Kalun Boudreau is sure of two things: he wants to pursue a career in medicine and he wants to make a difference in the world.
Many young people aspire to these goals, but Boudreau and four of his friends are actively working on achieving them now.
Calling themselves Students For Kenya, the five University of British Columbia Okanagan students flew to the African nation last Friday to embark on a three-week volunteer tour working in orphanages and HIV/AIDS clinics.
The students will share their skills by teaching orphaned children arithmetic and literacy skills, and visiting and caring for patients afflicted with the AIDS virus, as well as their families.
“I’m extremely excited, this is a dream trip for a lot of us,” said the 21-year-old Salmon Arm resident last week, explaining his long-term goal is to join Doctors Without Borders.
Also known as Médecins sans Frontieres (MSF), the humanitarian organization was formed in 1971 by doctors and journalists in France. Today, MSF provides aid in nearly 60 countries to people whose survival is threatened by violence, neglect or catastrophe.
“Is this right for me?” he asks, noting that this trip is a way to find out if MSF will remain a goal, and to make change, even if it is small.
“It’s an amazing opportunity that most university students don’t get unless they reach out.”
And reaching out is exactly what Boudreau and the other four students did.
This trip of a lifetime began like many projects, with a conversation last fall. By October, the group had given themselves a name, found a suitable group to work with and begun fundraising.
After “looking at a bunch of volunteer organizations,” the Students for Kenya settled on Rural Development Community Program (RCDP), an international group that has placed more than 4,500 students in volunteer-abroad programs since 1998.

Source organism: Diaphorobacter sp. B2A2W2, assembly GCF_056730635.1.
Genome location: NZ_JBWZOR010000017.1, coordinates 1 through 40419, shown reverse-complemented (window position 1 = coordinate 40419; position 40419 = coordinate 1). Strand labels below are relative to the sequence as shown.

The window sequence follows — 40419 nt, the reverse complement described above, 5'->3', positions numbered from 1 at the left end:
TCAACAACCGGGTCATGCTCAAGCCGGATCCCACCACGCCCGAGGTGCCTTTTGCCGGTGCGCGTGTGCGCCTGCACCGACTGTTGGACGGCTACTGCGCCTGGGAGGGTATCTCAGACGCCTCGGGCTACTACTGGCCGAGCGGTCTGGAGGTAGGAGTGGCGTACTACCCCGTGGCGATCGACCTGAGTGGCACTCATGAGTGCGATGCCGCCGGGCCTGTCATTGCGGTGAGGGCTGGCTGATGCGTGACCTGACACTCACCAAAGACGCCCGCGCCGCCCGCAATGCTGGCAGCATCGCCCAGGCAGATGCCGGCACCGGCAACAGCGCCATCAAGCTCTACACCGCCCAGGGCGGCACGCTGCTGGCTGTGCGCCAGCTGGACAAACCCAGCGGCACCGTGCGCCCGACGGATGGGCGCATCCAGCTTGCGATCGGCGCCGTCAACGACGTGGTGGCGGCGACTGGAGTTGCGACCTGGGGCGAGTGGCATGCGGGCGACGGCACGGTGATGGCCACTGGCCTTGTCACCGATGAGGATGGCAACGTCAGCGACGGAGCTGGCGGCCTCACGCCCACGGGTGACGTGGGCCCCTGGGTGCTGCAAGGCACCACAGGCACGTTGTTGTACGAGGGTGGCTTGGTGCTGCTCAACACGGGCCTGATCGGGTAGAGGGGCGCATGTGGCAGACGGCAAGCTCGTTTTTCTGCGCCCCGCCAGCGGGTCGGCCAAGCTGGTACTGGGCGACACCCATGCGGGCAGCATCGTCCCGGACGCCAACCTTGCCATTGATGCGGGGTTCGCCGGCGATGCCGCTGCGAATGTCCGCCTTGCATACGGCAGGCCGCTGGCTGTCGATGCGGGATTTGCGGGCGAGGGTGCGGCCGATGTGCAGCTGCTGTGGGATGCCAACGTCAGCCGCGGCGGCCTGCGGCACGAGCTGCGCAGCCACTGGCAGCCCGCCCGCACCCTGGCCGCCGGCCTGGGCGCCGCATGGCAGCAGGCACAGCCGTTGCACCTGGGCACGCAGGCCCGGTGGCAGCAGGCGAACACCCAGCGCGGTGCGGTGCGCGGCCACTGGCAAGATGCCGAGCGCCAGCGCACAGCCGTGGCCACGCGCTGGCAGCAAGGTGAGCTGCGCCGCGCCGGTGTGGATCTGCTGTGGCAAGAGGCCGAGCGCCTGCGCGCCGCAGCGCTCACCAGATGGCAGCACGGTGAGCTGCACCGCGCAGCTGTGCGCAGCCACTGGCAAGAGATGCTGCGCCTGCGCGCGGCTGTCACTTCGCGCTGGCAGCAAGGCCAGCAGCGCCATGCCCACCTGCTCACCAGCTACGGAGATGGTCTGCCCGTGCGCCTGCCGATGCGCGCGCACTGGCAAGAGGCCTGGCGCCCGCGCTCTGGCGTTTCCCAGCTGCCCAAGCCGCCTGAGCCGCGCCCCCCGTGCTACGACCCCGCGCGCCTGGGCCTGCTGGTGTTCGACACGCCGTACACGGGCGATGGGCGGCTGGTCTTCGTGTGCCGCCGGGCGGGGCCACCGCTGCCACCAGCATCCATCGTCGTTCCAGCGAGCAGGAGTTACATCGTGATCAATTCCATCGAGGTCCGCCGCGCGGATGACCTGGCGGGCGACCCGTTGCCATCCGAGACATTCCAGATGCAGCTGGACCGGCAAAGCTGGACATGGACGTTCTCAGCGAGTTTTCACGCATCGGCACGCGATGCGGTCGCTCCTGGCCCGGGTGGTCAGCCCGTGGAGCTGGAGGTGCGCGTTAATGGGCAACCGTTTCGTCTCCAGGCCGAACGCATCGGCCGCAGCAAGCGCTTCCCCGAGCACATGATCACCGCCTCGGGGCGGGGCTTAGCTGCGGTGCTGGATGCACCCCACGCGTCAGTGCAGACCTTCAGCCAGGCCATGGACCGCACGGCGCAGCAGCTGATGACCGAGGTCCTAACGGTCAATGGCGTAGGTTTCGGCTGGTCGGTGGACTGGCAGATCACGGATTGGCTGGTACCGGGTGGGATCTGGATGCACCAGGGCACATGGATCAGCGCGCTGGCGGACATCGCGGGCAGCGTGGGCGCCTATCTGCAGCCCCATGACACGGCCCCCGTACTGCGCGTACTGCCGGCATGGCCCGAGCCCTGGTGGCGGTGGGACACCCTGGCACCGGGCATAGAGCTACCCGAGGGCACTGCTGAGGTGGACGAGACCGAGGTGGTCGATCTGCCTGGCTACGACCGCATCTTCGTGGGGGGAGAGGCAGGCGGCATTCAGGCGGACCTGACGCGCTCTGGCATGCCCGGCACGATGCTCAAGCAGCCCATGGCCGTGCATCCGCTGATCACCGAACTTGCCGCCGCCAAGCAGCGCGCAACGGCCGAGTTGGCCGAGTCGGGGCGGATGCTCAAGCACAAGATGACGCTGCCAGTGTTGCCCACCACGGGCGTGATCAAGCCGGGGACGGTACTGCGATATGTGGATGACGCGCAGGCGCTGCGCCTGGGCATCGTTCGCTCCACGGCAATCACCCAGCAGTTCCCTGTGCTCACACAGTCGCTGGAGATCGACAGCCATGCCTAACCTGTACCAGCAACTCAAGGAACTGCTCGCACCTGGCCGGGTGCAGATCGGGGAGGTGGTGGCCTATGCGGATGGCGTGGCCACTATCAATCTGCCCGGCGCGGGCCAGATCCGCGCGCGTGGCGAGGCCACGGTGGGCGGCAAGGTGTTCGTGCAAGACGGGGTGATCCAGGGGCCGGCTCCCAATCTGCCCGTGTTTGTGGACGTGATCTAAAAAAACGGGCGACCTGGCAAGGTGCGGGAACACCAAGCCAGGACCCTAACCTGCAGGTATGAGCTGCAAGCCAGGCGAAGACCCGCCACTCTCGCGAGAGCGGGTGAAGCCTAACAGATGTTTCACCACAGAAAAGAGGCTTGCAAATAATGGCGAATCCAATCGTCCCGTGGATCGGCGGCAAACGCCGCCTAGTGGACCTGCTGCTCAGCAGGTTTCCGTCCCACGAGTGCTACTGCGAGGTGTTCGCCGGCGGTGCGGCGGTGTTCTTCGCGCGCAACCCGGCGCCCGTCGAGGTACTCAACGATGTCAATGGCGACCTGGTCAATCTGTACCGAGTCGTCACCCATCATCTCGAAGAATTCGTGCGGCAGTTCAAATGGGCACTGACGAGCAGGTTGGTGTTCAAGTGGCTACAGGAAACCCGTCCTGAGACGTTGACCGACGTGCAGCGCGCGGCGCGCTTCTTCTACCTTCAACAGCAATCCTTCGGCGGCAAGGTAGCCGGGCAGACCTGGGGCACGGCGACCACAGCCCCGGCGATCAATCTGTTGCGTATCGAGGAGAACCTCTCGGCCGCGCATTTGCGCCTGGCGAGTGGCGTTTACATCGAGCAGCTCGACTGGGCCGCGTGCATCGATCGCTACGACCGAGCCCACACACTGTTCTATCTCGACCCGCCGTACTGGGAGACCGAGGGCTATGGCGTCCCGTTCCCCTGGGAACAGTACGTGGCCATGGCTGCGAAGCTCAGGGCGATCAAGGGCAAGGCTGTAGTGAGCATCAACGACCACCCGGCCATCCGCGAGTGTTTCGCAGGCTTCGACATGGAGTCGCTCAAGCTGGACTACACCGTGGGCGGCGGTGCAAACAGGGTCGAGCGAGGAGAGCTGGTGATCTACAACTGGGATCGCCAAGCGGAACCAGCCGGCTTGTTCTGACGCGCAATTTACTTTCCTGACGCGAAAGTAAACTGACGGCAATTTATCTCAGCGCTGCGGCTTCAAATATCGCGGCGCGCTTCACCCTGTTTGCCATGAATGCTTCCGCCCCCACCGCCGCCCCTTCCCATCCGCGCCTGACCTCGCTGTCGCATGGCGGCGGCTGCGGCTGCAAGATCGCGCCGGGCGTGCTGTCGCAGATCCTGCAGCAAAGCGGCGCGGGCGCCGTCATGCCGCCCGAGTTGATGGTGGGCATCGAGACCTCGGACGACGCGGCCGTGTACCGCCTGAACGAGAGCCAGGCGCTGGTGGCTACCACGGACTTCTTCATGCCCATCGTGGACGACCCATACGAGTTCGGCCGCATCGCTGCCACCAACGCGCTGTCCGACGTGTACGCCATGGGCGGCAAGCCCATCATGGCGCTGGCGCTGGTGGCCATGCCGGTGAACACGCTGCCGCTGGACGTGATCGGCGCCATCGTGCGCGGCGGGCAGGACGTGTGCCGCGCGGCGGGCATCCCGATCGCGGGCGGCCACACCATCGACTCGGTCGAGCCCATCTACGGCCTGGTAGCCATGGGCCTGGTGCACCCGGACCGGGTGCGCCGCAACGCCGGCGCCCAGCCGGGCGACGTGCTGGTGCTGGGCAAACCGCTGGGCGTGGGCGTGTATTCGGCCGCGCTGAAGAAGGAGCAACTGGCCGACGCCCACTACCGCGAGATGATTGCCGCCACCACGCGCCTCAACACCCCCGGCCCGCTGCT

“It’s an umbrella organization that organizes volunteers for local initiatives,” Boudreau says. “They get in touch with many countries and advertise the projects on their website.”
On that website, RCDP explains that Kenya has been hit hard by HIV/AIDS.
“Many families have been devastated by the disease as they’ve lost bread winners, women have become widowed and children orphans,” reads the website. “There are local initiatives hard at work to stop the spread of the disease and provide proper health care to the victims. They’ve been doing a good job as government has so far failed to provided sufficient services to HIV/AIDS victims.”
Once the young volunteers had determined who they would apply to work with, they began fundraising in earnest, gathering money and materials such as soccer balls, pens and pencils, books, toothbrushes, and children’s toys.
For the HIV/AIDS clinic they went on the hunt for condoms, latex gloves, gauze, and any other available medical supplies.
Boudreau says the students are allowed to take 150 pounds of luggage each and pretty well met their goal by having bottle drives, barbecues and other fundraising events.
“Rotary supported us hugely, they jumped completely onboard,” says Boudreau with enthusiasm. “A couple of Rotarians donated a whole pile of first aid equipment and (dentist) Gene Tymkiw donated toothbrushes, gloves etc.”
The local showing of a film on Africa two weeks ago didn’t garner a huge audience, but it did bring in $500.
Boudreau, a third-year medical biochemistry student, is on the dean’s list and was permitted to apply to UBC’s medical school.
“It would be a year early so I’m not expecting to get into this round,” he says, noting that only he and one of the other Students For Kenya plan careers in medicine.
“The others just want to get the experience of helping out, to go and learn and teach and interact with the people as much as possible, to see another way of life and understand it better,” he says. The three weeks of volunteer work will be followed by another educational adventure – a week-long trek up Mount Kilimanjaro.